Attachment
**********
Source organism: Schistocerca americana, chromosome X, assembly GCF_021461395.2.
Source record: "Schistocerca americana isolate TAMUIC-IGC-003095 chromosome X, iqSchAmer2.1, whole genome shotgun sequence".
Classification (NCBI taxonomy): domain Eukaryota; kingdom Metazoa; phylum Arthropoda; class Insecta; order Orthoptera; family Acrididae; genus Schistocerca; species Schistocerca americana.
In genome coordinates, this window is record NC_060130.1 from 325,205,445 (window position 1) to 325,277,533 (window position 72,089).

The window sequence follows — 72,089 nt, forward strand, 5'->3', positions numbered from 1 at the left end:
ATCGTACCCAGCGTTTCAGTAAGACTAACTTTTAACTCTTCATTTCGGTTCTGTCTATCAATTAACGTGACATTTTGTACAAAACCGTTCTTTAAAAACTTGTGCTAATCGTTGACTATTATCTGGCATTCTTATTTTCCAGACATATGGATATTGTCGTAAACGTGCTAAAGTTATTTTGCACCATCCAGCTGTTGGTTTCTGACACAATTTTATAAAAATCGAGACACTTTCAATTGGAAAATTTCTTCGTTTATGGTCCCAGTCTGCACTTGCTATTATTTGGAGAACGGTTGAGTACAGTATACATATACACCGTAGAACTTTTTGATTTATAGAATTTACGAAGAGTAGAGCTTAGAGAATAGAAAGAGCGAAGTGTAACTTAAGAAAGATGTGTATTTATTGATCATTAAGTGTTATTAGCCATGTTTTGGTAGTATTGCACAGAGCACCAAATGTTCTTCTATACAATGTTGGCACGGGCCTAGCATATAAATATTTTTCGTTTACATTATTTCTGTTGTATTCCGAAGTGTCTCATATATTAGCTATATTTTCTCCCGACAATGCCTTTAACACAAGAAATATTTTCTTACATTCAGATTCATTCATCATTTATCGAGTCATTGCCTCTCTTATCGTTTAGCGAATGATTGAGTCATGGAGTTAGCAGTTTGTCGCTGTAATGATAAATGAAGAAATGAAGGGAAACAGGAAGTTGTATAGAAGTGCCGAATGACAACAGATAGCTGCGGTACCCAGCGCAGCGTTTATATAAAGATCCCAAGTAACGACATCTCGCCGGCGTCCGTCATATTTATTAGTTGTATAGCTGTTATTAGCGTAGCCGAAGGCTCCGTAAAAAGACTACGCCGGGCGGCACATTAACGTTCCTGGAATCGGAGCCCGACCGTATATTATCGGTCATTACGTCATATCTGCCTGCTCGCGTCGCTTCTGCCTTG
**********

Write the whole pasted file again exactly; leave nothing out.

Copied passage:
Source organism: Schistocerca americana, chromosome X, assembly GCF_021461395.2.
Source record: "Schistocerca americana isolate TAMUIC-IGC-003095 chromosome X, iqSchAmer2.1, whole genome shotgun sequence".
Classification (NCBI taxonomy): domain Eukaryota; kingdom Metazoa; phylum Arthropoda; class Insecta; order Orthoptera; family Acrididae; genus Schistocerca; species Schistocerca americana.
In genome coordinates, this window is record NC_060130.1 from 325,205,445 (window position 1) to 325,277,533 (window position 72,089).

The window sequence follows — 72,089 nt, forward strand, 5'->3', positions numbered from 1 at the left end:
ATCGTACCCAGCGTTTCAGTAAGACTAACTTTTAACTCTTCATTTCGGTTCTGTCTATCAATTAACGTGACATTTTGTACAAAACCGTTCTTTAAAAACTTGTGCTAATCGTTGACTATTATCTGGCATTCTTATTTTCCAGACATATGGATATTGTCGTAAACGTGCTAAAGTTATTTTGCACCATCCAGCTGTTGGTTTCTGACACAATTTTATAAAAATCGAGACACTTTCAATTGGAAAATTTCTTCGTTTATGGTCCCAGTCTGCACTTGCTATTATTTGGAGAACGGTTGAGTACAGTATACATATACACCGTAGAACTTTTTGATTTATAGAATTTACGAAGAGTAGAGCTTAGAGAATAGAAAGAGCGAAGTGTAACTTAAGAAAGATGTGTATTTATTGATCATTAAGTGTTATTAGCCATGTTTTGGTAGTATTGCACAGAGCACCAAATGTTCTTCTATACAATGTTGGCACGGGCCTAGCATATAAATATTTTTCGTTTACATTATTTCTGTTGTATTCCGAAGTGTCTCATATATTAGCTATATTTTCTCCCGACAATGCCTTTAACACAAGAAATATTTTCTTACATTCAGATTCATTCATCATTTATCGAGTCATTGCCTCTCTTATCGTTTAGCGAATGATTGAGTCATGGAGTTAGCAGTTTGTCGCTGTAATGATAAATGAAGAAATGAAGGGAAACAGGAAGTTGTATAGAAGTGCCGAATGACAACAGATAGCTGCGGTACCCAGCGCAGCGTTTATATAAAGATCCCAAGTAACGACATCTCGCCGGCGTCCGTCATATTTATTAGTTGTATAGCTGTTATTAGCGTAGCCGAAGGCTCCGTAAAAAGACTACGCCGGGCGGCACATTAACGTTCCTGGAATCGGAGCCCGACCGTATATTATCGGTCATTACGTCATATCTGCCTGCTCGCGTCGCTTCTGCCTTG